What are the legal ramifications of fulfilment innovation?

Meeting the consumer’s ever-increasing demands for convenient, fast and affordable delivery is a burning issue for online retailers.

Audi, Amazon and DHL’s link-up raises legal questions

Amazon’s reported plans to offer customers delivery direct to their car boots is the latest example of a retailer seeking alternatives to traditional methods. But these innovations could face legal headaches.

The Amazon scheme would use Audi’s onboard software, which would allow DHL delivery staff to open a customer’s car boot using a special code without the need for the vehicle’s owner to be present.

Andy Brian, retail partner at law firm Gordons, comments: “Innovations such as this are fantastic, but they do throw up some legal problems which, of course, can have cost implications.

“The highly competitive nature of online retail means retailers must strike a balance between innovation, compliance and profitability, as there is increasing consumer pressure for fast delivery at little or no cost.”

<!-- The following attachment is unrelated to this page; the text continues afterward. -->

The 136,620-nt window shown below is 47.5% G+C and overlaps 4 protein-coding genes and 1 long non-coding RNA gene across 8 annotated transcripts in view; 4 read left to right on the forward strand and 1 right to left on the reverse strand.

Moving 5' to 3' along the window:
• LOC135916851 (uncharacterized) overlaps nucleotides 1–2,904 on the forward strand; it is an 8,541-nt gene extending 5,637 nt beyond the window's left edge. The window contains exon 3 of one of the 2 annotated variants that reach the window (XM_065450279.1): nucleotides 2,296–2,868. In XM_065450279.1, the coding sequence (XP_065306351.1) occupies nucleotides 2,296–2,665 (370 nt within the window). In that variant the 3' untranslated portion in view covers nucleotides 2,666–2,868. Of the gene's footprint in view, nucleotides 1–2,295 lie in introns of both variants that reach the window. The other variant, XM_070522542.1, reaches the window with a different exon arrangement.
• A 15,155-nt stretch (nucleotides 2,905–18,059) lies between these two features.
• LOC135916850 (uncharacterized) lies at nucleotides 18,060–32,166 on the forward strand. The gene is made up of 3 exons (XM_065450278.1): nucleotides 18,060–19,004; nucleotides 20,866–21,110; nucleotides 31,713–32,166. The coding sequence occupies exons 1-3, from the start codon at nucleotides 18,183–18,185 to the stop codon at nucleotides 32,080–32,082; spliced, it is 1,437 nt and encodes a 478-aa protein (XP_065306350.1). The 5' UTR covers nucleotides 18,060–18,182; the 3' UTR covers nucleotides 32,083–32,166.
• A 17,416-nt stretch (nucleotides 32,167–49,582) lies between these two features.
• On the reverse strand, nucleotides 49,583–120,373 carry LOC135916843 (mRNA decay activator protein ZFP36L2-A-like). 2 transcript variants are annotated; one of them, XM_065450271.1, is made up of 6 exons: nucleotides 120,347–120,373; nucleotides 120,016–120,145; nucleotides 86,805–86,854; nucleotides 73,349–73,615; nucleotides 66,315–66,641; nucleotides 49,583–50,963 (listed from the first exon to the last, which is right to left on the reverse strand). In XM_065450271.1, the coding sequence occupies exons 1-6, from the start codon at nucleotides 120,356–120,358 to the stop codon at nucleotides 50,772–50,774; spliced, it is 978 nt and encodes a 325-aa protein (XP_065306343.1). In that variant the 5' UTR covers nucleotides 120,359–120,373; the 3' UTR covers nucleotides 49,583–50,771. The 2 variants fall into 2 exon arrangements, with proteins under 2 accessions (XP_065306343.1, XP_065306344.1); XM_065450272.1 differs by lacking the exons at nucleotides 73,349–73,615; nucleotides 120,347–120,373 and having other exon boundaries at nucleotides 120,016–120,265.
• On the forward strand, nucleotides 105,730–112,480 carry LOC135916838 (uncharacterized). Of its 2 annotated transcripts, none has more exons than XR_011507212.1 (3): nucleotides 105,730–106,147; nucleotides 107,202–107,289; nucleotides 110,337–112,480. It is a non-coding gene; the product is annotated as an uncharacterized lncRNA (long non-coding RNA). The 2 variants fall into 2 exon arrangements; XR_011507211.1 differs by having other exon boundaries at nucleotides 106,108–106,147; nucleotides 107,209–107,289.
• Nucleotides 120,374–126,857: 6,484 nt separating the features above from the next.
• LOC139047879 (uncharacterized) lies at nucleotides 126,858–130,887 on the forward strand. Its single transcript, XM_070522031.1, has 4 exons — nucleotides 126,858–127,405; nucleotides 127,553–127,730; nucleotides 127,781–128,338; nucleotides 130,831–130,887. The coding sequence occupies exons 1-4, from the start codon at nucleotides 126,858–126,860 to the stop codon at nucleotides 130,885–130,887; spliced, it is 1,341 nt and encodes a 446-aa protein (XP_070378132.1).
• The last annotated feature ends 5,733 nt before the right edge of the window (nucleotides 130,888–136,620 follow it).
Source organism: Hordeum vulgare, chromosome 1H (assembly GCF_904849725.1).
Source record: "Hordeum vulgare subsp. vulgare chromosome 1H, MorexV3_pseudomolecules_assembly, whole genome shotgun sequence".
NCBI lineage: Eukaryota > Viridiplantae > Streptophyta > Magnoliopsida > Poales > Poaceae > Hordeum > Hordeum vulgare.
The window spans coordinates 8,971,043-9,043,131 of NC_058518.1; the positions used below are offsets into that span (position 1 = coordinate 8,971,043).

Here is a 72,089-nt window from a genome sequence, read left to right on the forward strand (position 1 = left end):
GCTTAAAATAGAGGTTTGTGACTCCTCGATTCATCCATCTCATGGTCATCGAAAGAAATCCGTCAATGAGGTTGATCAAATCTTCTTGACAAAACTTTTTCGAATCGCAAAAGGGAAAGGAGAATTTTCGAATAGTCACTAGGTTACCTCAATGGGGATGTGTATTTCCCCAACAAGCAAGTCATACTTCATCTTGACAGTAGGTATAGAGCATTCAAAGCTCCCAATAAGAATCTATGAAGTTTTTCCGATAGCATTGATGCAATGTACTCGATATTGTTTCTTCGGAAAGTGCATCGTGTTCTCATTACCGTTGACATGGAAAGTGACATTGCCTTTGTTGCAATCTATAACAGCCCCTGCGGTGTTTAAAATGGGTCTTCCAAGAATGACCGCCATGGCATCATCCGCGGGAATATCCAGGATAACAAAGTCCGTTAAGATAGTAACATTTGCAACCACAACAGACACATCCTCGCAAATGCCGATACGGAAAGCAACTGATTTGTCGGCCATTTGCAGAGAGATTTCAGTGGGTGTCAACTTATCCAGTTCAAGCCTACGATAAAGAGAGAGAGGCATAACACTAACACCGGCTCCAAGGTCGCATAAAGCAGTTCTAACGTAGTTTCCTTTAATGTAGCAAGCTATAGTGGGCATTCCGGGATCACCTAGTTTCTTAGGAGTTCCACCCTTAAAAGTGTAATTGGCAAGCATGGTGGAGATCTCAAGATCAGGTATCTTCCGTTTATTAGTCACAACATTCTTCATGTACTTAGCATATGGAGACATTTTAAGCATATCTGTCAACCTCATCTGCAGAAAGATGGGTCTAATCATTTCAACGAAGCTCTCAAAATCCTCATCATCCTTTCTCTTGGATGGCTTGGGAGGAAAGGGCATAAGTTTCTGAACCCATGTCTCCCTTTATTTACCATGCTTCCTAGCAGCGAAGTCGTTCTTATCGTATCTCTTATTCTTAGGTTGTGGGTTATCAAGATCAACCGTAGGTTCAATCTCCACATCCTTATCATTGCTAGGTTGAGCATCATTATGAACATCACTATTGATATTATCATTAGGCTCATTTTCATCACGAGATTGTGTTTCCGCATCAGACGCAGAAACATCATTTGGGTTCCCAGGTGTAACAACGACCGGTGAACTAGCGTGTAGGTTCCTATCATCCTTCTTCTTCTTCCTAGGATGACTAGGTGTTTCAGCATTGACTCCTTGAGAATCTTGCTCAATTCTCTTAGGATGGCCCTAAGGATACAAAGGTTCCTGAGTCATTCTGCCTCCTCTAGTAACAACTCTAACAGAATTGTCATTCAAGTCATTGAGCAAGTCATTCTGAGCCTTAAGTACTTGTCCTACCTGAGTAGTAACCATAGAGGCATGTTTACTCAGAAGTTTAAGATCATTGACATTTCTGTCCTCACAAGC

Taking the Amazon proposal as an example, potential legal considerations include trespass, theft of or damage to the vehicle or its contents, and loss or damage to goods.

“There is a question as to how Amazon will verify that the customer has the authority to allow it to access the vehicle, and who will be liable for any loss or damage that does occur,” Brian says.

To avoid pitfalls such as these, retailers must ensure the relevant contract terms are carefully drafted.

As the popularity of online shopping grows, retailers will continue to seek innovative delivery methods. “These developments significantly benefit the industry, but innovation can come at a price,” says Brian. “It is vital that retailer’s processes are fully compliant with the law and keep pace with any changes.”